This event was cancelled.

Photo: Spencer Ostrander

at Athenaeum Theatre

Siri Hustvedt: Memories of the Future

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The opening pages of Siri Hustvedt’s new book contain a warning: ‘If you are one of those readers who relishes memoirs filled with impossibly specific memories, I have this to say: those authors who claim perfect recall of their hash browns decades later are not to be trusted.'

Hustvedt’s seventh novel, Memories of the Future, is a work of autofiction – incorporating aspects of her real life alongside imagined events. The book's protagonist is a 60-something-year-old writer who shares Hustvedt's initials, S.H. When S.H. rediscovers the journal she wrote in the 1970s as a young woman newly arrived in New York City, she finds an unsettling gap between the journal’s account and what she remembers. 

It's funny, insightful and everything readers have come to expect from the prolific Hustvedt. As well as a novelist, she's an accomplished essayist, critic, translator and scholar with a deep interest in art, psychoanalysis and neuroscience. Her novels (including What I Loved and The Blazing World) often turn around mysteries – both at the level of plot, and in her preoccupation with the philosophical puzzles of memory and consciousness.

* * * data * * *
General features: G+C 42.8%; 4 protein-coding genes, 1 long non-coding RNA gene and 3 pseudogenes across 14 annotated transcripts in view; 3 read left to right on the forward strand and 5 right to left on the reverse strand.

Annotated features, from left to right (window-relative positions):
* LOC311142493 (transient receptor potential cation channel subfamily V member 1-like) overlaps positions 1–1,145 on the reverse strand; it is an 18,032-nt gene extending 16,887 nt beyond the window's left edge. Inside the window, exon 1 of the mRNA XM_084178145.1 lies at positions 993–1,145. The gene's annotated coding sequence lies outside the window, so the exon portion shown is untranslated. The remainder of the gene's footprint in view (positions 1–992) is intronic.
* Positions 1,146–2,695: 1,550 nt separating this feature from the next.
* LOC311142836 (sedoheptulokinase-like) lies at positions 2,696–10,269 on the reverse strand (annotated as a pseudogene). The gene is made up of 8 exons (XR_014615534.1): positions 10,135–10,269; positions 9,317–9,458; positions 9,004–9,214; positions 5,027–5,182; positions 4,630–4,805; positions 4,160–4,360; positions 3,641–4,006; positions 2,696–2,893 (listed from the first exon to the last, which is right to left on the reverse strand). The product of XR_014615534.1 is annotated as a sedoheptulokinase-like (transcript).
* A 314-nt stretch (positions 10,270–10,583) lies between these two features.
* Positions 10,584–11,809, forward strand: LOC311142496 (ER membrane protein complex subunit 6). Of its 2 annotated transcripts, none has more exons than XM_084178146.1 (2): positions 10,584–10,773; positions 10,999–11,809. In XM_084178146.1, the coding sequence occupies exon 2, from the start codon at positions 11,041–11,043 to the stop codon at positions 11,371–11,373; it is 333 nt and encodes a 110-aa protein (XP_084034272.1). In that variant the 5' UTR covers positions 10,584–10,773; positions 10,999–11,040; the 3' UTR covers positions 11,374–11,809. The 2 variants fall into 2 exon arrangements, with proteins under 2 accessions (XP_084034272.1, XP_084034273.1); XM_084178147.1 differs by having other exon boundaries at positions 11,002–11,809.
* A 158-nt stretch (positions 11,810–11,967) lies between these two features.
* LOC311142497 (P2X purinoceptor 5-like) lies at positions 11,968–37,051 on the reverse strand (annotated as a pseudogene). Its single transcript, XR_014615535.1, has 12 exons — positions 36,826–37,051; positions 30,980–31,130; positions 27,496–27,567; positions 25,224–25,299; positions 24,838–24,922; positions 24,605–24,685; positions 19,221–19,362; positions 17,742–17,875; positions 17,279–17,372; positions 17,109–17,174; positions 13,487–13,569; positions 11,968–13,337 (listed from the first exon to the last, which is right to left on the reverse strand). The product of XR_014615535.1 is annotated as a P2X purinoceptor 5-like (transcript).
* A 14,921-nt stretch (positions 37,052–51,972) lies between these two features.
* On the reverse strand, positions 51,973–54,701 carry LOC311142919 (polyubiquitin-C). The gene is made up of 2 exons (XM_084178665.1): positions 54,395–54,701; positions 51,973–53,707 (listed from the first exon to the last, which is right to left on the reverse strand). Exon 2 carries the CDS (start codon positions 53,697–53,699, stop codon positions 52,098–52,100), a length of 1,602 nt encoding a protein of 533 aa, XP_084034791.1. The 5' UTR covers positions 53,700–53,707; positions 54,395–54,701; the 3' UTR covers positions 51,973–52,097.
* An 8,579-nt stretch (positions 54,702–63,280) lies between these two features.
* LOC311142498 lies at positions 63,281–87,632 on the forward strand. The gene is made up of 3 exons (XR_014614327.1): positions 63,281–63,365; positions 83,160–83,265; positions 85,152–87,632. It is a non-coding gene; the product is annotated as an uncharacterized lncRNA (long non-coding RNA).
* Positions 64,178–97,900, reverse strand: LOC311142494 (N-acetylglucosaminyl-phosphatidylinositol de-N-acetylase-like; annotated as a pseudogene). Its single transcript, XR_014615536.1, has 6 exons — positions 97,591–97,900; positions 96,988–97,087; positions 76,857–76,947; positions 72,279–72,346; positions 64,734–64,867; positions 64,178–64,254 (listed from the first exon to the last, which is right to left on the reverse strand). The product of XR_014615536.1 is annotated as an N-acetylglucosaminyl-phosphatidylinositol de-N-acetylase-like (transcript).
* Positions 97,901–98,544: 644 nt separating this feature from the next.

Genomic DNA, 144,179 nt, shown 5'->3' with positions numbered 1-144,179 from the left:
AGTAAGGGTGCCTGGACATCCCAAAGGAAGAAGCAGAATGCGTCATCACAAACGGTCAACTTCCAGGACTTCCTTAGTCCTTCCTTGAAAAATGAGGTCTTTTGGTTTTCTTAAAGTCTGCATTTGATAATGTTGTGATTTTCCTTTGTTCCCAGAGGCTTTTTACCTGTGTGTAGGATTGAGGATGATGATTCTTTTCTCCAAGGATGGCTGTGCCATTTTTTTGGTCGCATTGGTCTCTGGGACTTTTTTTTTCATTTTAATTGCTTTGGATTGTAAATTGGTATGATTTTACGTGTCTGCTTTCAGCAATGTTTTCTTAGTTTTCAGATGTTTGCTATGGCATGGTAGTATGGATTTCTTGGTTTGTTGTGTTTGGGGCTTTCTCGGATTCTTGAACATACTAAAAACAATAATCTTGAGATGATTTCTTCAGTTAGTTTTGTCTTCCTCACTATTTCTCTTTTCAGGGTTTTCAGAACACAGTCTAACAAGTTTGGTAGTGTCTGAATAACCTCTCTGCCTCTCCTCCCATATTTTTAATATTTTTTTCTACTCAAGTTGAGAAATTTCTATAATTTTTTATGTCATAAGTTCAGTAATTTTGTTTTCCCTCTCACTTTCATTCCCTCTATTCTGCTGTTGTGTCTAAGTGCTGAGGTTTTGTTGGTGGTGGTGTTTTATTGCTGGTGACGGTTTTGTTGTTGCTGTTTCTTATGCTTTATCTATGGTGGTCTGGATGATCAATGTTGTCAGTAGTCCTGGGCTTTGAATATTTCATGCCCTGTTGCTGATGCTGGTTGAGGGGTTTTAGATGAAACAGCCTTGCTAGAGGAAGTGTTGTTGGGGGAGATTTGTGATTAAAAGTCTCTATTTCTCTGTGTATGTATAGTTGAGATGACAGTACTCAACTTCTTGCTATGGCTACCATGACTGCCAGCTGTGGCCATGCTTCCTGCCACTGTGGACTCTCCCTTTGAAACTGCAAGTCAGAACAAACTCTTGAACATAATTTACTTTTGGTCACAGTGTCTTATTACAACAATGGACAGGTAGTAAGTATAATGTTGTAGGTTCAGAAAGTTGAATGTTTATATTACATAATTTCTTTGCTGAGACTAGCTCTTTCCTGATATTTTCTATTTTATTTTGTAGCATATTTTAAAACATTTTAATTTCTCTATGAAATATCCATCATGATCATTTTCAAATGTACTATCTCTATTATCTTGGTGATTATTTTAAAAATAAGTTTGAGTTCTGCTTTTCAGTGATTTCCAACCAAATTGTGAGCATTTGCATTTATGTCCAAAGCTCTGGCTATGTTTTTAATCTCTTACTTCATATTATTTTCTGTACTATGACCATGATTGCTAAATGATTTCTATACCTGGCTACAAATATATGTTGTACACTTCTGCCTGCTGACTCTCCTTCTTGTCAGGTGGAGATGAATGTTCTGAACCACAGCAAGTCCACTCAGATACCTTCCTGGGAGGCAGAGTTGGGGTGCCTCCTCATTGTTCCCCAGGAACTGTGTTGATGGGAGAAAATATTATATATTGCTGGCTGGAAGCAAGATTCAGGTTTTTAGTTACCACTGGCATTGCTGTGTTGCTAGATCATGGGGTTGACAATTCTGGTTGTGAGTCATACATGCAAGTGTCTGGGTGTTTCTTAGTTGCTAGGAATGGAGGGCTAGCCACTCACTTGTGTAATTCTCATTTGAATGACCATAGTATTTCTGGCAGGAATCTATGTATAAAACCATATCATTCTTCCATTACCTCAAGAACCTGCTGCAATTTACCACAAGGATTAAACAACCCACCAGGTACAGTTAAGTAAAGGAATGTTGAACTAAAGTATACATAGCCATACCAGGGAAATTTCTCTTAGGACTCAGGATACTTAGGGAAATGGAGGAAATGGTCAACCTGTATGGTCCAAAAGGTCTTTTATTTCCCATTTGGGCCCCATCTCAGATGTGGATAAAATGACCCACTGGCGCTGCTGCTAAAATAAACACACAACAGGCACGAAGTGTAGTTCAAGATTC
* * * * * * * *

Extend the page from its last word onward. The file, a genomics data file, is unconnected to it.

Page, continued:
At the Athenaeum Theatre in May, she’ll discuss the symbiosis of art and life.

Who?

Portrait of Siri Hustvedt

Siri Hustvedt

Siri Hustvedt is the author of seven novels including the international besteller What I LovedThe Blazing World, which was longlisted for the Man Booker Prize and won the Los Angeles Times Book Prize for Fiction, and Memories of the Future, as well as five collections of essays: Yonder, Mysteries of the Rectangle: Essays on Painting, A Plea for Eros, Living, Thinking, Looking and A Woman Looking at Men Looking at Women. She has also published a poetry collection, Reading To You, and the memoir The Shaking Woman or A History of My Nerves.

Hustvedt has won the International Gabarron Prize for Thought and Humanities and the European Essay Prize for her essay The Delusions of Certainty. She is a Lecturer in Psychiatry at Weill Cornell Medical College and has written on art for the New York Times and the Daily Telegraph. Born in Minnesota, Siri Hustvedt lives in Brooklyn, New York.

Where?

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